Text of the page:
Jelly in the mould

It’s been a full couple of days.

Yesterday I had 3 hospital appointments, or 2 appointments and 1 treatment session to be precise.

I turned up at Counter 5 for my first appointment, in the morning.  My stomach was churning as I knew this one involved a blood test.  Blood tests involve needles.  Needles hurt supersensitive chemo skin.

Sure enough, I was directed towards the Lab and the row of seats at the blood letting counter.  When it was my turn, I gestured towards my still bruised right arm and asked as usual if they would be gentle with me.  I have to say, that the Lab staff are exceptionally good at these needle sticks.  Even if I said nothing, I am sure that they would still be very gentle.  The needle lady looked at my poor arm and its battered veins and set up a special blood drawing thing.  She even gave my arm a quick spray of numbing agent before she started her task.

After a wait for results, and a welcome cuppa, it was my turn to see Dr P for my overall check.  The blood had done well and showed that my body is slowly recovering from the onslaught of chemo.  Also importantly, it is recovering from the effects of the steroids which had pushed glucose levels up throughout the chemo.  Kidney and liver functions and cholesterol were also in pretty good shape considering everything,  Dr P was very happy with my general progress and noted my positive outlook and lifestyle changes I had made which she said were reflected in the test results.

So I came out of my appointment really smiling for once!

After a couple of hours, I was back at the hospital and waiting for my transfer to the Cancer Hospital for radiation and an appointment with Dr C, the radiation consultant.

The treatment went smoothly and quickly as usual.  Zap another one finished. and I headed upstairs for the final appointment of the day.

I did not have to wait long before I was called to see Dr C.  He seemed happy with the progress of the radiation and had a look at the blood test results I had brought with me.  He said there was no need for further blood tests – my encouragement and mention of the bruised arm perhaps influenced him 😉 .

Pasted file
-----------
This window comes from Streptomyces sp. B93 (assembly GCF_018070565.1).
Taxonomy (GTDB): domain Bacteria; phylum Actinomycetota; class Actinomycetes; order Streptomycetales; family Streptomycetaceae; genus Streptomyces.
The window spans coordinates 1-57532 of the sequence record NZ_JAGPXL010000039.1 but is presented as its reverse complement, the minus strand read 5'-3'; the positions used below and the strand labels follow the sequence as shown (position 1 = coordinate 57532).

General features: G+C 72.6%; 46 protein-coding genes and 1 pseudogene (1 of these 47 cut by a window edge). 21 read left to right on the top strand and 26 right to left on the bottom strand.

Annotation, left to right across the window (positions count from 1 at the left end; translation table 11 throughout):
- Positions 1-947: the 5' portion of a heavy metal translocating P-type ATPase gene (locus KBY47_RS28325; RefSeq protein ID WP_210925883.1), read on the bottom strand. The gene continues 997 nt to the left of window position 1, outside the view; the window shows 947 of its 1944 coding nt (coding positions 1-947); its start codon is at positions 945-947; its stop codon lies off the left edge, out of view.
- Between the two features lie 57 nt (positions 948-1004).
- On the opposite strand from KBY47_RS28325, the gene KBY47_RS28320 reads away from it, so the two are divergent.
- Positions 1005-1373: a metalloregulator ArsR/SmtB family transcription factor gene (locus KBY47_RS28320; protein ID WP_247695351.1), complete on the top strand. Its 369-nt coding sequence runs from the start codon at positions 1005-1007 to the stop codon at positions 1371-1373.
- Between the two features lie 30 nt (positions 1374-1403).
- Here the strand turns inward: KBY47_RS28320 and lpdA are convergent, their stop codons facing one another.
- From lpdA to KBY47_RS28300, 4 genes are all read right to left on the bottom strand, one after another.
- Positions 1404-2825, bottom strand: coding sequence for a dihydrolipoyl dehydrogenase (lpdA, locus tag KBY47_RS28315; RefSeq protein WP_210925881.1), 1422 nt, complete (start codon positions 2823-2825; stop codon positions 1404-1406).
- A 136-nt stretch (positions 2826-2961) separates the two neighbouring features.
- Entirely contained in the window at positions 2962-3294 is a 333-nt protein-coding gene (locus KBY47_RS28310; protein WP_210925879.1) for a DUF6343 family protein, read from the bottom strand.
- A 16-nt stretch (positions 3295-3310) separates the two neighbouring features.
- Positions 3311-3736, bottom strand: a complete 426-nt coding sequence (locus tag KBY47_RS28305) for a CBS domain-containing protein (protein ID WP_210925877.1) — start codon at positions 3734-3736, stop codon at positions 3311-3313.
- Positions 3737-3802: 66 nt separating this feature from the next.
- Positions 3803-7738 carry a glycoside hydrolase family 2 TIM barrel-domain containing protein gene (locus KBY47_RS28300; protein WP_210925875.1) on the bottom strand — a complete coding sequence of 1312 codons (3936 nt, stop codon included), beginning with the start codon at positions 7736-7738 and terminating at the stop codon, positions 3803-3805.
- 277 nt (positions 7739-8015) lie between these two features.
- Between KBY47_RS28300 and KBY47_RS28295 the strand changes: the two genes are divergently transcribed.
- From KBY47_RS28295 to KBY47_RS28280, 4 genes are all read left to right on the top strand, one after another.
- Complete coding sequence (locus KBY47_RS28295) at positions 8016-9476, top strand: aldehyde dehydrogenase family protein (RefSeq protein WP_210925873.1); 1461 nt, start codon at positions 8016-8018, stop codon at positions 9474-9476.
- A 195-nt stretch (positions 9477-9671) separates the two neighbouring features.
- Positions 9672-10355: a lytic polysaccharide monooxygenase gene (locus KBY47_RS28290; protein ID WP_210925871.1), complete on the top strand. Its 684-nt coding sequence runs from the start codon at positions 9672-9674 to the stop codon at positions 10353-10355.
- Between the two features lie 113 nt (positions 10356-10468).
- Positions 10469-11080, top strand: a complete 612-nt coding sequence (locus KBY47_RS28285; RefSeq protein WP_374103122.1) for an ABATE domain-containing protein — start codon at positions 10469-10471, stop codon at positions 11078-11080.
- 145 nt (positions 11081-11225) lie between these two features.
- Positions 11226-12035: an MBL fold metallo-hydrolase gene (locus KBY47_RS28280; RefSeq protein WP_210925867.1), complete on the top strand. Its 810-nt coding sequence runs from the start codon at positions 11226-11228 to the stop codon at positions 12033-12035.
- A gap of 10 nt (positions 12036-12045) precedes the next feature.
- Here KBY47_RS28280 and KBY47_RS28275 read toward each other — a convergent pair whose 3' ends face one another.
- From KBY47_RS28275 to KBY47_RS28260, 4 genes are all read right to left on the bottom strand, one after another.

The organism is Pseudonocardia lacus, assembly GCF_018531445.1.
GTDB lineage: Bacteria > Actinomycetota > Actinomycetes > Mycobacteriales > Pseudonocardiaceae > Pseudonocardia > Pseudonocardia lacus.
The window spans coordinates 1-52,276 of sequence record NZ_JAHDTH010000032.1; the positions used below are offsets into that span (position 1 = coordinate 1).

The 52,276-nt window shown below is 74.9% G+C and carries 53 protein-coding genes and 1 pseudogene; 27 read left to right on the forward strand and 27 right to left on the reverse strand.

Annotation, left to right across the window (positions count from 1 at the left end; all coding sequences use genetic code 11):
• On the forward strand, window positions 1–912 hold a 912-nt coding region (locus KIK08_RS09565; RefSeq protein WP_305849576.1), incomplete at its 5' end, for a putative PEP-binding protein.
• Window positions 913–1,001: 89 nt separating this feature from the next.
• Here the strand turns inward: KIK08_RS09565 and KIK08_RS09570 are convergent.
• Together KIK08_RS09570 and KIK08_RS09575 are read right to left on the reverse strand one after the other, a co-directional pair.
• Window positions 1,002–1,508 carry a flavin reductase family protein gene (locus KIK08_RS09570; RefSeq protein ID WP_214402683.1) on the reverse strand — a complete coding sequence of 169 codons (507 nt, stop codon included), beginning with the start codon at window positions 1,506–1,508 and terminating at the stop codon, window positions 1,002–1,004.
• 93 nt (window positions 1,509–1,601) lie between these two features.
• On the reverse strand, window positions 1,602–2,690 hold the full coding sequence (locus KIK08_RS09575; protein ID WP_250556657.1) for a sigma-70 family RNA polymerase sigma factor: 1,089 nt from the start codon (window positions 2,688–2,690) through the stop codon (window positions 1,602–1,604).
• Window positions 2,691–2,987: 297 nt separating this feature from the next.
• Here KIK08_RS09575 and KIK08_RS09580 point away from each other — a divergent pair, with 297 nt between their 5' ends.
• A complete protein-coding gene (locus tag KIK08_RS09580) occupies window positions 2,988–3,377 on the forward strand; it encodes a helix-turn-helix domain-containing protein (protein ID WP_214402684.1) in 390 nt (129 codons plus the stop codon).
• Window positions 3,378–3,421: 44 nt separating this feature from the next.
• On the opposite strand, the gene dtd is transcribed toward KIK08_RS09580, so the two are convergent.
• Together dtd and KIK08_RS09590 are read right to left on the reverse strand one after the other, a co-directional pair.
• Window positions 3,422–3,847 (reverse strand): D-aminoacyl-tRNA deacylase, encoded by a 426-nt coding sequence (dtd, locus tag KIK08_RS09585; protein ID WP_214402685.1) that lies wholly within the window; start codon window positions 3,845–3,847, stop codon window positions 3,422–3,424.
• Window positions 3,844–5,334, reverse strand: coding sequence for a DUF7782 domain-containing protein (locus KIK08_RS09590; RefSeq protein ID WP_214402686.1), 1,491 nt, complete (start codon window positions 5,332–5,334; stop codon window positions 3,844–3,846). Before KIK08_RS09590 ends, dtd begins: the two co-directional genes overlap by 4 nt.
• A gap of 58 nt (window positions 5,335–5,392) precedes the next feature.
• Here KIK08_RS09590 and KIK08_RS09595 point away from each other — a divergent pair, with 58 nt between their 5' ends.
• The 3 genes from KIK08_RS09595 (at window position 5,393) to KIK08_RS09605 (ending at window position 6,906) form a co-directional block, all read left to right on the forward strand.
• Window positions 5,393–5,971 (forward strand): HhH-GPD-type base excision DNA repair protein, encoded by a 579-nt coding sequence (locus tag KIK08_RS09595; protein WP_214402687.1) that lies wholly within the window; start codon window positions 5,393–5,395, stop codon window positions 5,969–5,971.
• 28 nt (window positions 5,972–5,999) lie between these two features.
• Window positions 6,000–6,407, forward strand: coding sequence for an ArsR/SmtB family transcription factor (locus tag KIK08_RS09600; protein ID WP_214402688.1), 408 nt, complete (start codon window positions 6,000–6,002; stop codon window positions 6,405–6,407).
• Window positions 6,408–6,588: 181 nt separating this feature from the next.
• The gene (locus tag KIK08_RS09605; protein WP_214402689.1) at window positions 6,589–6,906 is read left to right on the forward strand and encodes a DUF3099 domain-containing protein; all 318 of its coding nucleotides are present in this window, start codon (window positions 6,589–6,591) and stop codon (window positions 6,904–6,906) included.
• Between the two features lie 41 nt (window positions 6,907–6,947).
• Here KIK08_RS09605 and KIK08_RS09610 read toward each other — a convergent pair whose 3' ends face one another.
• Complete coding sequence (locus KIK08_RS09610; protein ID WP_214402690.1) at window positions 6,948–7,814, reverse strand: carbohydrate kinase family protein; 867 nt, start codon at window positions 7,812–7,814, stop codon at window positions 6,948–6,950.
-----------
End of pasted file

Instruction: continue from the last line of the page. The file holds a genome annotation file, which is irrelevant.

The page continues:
He also explained to me that there would be a slight change to the procedure starting from today.  A gel would be applied to the area having radiation from now on.  It did not dawn on me to ask why or anything else about it.  I seem to have this “yeah, whatever” approach to what has to be done.  I have thousands of questions about the treatments, effects, prognosis and procedures, but never seem to have a why question.  Just do what needs to be done.

So when I turned up today for my treatment, the staff told me I would be having this Gel thing applied to the radiation area.  I asked what this was for.  Apparently, it draws the radiation skin-wards so that the surface of the skin area is targeted in the last 10 sessions.  This is when the skin really starts to colour and darken.  My skin is already pretty dry and irritated so I am not looking forward to the sunburn which is surely coming my way.

As I am always flat on my back, pressed into my mould and completely immobile I had no idea what this Gel stuff was like or how it was being applied.  I tried to catch a glimpse of it in the reflection of the big machine above me but could not really see anything.  There were a couple of test beeps to check the angle and before long I was back in the daily routine.  Beep, beep, whirr, click………..

Once the zapping was over, the staff came back to prise me from my mould and release me for the day.  Before I sat up, they asked me if I wanted to see the Gel as they removed it.  It was not quite what I expected.  It was a bit like a computer mouse mat (but larger) and made of a clear kind of gel, in a semi solid state.  It was peeled off the radiation area and taken away, probably for cleaning and preparing for the next jelly session.